Shin Megami Tensei: Imagine
Release date: April 2007 in Japan, December 2008 in NA, January 2009 in EU
Died: 2014 in NA, 2016 in Japan
Oddly developed by CAVE, the Japanese studio known for bullet hell SHMUPs, this Shin Megami Tensei spin-off was a popular post-apocalypse Tokyo RPG for years after launch. The western servers bit the dust in 2014, while the Japanese servers shut down in May 2016.
Release date: 2007
An unconventional, and ugly, sci-fi MMO that let players fly starships together. It was Star Citizen before Star Citizen, minus the millions of dollars.
Release date: November 2007
Died: February 2009
Richard Garriot’s MMO didn’t keep many players in its orbit. Servers were shut off in February of 2009, shortly after Garriott left (or was allegedly outed) from NCsoft.
Vanguard: Saga of Heroes
Release date: January 2007
Died: July 2014
Sony Online Entertainment was all about making MMOs and Vanguard was another stab at high fantasy, this time from a team led by former Everquest developers. It just wasn’t much fun. Servers shut down in July 2014.
Warhammer Online: Age of Reckoning
Release date: September 2008
Warhammer’s big MMO adaptation launched with a bang and offered some awesome large scale PvP with its Realm vs. Realm battles, but it had trouble holding onto players after the initial hype died down and the flaws became more apparent. Low subscriber counts led Mythic Entertainment to shut services down in 2013, though fan servers still persist.
Release date: April 2009
Died: March 2014
This was Sony’s kid-friendly attempt at an MMO multiverse, like WoW sans the cartoon violence and with way more minigames. SOE shut down servers in March of 2014, citing a lack of resources.
Battlestar Galactica Online
Release date: February 2009
Died: February 2019
A game we forgot existed only called it quits recently. Developed by Bigpoint Games, the MMO based on the beloved sci-fi series was permanently shut down in February 2019.
Hello Kitty Online
Release date: 2010
Died: August 2017
A cartoon paradise for Hello Kitty fans, Hello Kitty Online went quietly into the night. An exact time for shutdown isn’t clear, but a fan blog claims the last time they could log in was around August of 2017.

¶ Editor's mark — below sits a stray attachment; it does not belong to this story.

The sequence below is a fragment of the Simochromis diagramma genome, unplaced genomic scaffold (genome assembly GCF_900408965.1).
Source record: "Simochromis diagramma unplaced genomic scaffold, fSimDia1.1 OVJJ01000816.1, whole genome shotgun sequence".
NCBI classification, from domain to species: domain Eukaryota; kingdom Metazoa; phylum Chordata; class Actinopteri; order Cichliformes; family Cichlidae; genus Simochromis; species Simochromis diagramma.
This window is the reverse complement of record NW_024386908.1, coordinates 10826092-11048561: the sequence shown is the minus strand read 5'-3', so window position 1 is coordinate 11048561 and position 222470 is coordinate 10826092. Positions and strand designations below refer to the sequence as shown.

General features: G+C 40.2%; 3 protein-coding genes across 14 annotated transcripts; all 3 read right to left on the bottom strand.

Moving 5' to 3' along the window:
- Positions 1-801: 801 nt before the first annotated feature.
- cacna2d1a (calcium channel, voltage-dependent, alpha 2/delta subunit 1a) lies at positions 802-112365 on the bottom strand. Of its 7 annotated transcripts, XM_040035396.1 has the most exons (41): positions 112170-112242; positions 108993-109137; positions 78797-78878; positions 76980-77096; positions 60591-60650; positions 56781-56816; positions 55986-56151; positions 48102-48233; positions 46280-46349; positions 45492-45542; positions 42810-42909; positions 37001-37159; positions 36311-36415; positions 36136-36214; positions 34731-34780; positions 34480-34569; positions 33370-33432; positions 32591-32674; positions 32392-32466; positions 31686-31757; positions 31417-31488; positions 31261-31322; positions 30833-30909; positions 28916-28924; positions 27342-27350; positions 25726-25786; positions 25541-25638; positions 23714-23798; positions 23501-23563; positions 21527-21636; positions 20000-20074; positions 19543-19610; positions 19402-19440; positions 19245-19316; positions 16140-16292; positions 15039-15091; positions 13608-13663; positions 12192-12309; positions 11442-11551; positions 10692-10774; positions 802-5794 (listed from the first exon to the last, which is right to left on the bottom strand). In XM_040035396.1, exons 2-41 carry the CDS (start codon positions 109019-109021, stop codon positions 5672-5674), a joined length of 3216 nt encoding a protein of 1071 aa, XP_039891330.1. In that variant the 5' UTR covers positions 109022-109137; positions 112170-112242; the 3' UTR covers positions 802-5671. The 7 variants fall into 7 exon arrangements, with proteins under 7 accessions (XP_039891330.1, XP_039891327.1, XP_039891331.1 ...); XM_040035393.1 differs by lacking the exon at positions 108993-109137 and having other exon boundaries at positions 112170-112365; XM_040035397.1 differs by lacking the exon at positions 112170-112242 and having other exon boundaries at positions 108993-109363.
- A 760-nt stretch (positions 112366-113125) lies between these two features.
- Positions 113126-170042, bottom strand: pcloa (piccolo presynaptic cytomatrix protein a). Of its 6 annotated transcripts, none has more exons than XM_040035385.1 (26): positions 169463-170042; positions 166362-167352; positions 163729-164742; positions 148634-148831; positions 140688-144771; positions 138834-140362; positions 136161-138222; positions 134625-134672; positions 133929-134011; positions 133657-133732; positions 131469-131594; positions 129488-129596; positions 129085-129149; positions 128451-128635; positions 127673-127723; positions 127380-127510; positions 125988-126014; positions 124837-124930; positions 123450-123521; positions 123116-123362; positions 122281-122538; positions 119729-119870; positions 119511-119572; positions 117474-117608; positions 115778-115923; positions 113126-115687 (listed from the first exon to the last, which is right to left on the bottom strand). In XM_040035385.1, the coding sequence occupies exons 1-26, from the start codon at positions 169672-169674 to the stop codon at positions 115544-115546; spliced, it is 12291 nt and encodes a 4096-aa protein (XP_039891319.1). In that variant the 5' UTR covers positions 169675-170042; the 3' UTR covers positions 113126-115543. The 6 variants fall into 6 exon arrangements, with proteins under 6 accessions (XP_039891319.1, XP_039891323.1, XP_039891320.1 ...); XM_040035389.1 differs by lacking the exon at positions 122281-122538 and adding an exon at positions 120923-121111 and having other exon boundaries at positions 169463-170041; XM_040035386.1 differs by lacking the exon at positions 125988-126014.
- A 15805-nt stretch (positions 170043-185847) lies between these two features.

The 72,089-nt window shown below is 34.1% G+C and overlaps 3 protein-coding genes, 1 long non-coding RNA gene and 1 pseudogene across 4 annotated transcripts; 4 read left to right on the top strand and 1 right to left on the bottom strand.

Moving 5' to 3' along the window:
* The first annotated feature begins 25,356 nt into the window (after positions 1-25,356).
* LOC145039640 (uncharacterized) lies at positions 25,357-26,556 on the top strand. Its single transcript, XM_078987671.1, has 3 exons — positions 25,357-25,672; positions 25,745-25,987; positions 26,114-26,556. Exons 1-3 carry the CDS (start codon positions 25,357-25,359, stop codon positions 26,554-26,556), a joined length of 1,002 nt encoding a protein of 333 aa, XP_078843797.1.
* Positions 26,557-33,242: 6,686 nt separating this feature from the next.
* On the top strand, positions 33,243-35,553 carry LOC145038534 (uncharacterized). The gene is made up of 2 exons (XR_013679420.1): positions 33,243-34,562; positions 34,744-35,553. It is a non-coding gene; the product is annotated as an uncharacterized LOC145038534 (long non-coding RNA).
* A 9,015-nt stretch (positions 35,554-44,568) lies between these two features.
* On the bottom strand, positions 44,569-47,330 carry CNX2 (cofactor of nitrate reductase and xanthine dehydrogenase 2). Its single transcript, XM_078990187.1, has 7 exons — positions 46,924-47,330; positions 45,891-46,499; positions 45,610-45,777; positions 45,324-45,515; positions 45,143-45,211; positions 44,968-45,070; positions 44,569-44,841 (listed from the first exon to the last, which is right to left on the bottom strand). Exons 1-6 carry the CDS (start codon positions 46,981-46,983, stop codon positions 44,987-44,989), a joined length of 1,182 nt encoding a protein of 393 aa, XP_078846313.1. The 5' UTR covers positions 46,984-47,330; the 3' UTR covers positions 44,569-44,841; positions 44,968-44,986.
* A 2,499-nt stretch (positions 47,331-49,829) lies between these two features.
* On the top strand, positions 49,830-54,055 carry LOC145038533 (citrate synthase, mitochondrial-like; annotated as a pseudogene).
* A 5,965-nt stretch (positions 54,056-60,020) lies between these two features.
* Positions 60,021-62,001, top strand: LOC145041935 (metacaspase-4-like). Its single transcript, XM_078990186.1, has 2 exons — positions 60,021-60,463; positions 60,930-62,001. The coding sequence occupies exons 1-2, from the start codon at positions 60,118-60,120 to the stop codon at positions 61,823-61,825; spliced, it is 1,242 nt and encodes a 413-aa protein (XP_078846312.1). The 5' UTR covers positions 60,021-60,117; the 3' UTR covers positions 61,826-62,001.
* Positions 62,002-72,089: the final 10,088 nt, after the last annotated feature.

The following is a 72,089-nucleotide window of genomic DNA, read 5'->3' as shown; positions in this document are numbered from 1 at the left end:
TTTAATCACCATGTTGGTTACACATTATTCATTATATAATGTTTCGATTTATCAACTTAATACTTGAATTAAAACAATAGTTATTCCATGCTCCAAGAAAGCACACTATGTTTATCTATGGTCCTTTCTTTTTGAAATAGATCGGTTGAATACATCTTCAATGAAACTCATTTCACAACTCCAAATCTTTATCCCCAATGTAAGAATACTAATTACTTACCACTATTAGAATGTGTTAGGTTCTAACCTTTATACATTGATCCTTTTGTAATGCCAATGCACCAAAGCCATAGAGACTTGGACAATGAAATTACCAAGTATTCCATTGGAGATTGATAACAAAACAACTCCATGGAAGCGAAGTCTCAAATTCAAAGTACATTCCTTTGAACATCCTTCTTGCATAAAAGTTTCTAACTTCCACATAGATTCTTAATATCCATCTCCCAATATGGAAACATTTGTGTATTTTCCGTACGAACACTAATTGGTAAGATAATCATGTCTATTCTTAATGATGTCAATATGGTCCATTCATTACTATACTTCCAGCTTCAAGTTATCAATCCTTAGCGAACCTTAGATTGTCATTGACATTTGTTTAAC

Release date: February 2012
Died: January 2014
Some quick history: Travis Baldree, co-founder of Runic Games, the studio behind Torchlight, once tried to make an MMO. Baldree and his team at Flagship Studios worked on Mythic until 2008 before running into financial troubles, so the project and existing work was sold off. In the hands of Korean MMO publisher HanbitSoft, Mythic was restructured and relaunched in April 2011. Servers shut down globally in January 2014.
Darkfall Unholy Wars
Release date: November 2012
Died: May 2016
Darkfall Unholy Wars took an unusual path to life for an MMO by going through Steam Greenlight. It looked more or less like Uglier Skyrim PvP.
Release date: June 2013
Died: November 2017
Disney ended relations with developer Gazillion Entertainment in November 2017 and Marvel Heroes was taken offline later that month.
Release date: July 2014
Died: July 2017
An ambitious MMO that introduced RPG systems into a persistent shooter sounded like a sure thing from the get-go, but financial troubles led developer Red 5 Studios to lay off 40 employees and eventually cease development on Firefall. Servers were shut down for the biggest E3 boother several years running in July 2017.
Release date: June 2014
Died: November 2018
Despite a catchy mix of fantasy and sci-fi and a largely positive reception, Wildstar couldn’t keep enough players around to justify the on-going costs. Developer Carbine Studios closed in September 2018 and Wildstar shut down shortly after in November 2018.
Release date: N/A
Died: March 2016
The follow-up to two of the most influential MMOs didn’t even make it out of development. Everquest Next was cancelled in March of 2016, though DayBreak Game Company said it would live on in MMO form as Landmark. About that…
Release date: June 2016
Died: February 2017
Once the ambitious first step towards Everquest Next, Landmark was a sandbox for players to build in, a bit like a less-blocky Minecraft. It shut down in February 2017, just seven months after release (although a closed beta had been playable way back in early 2014).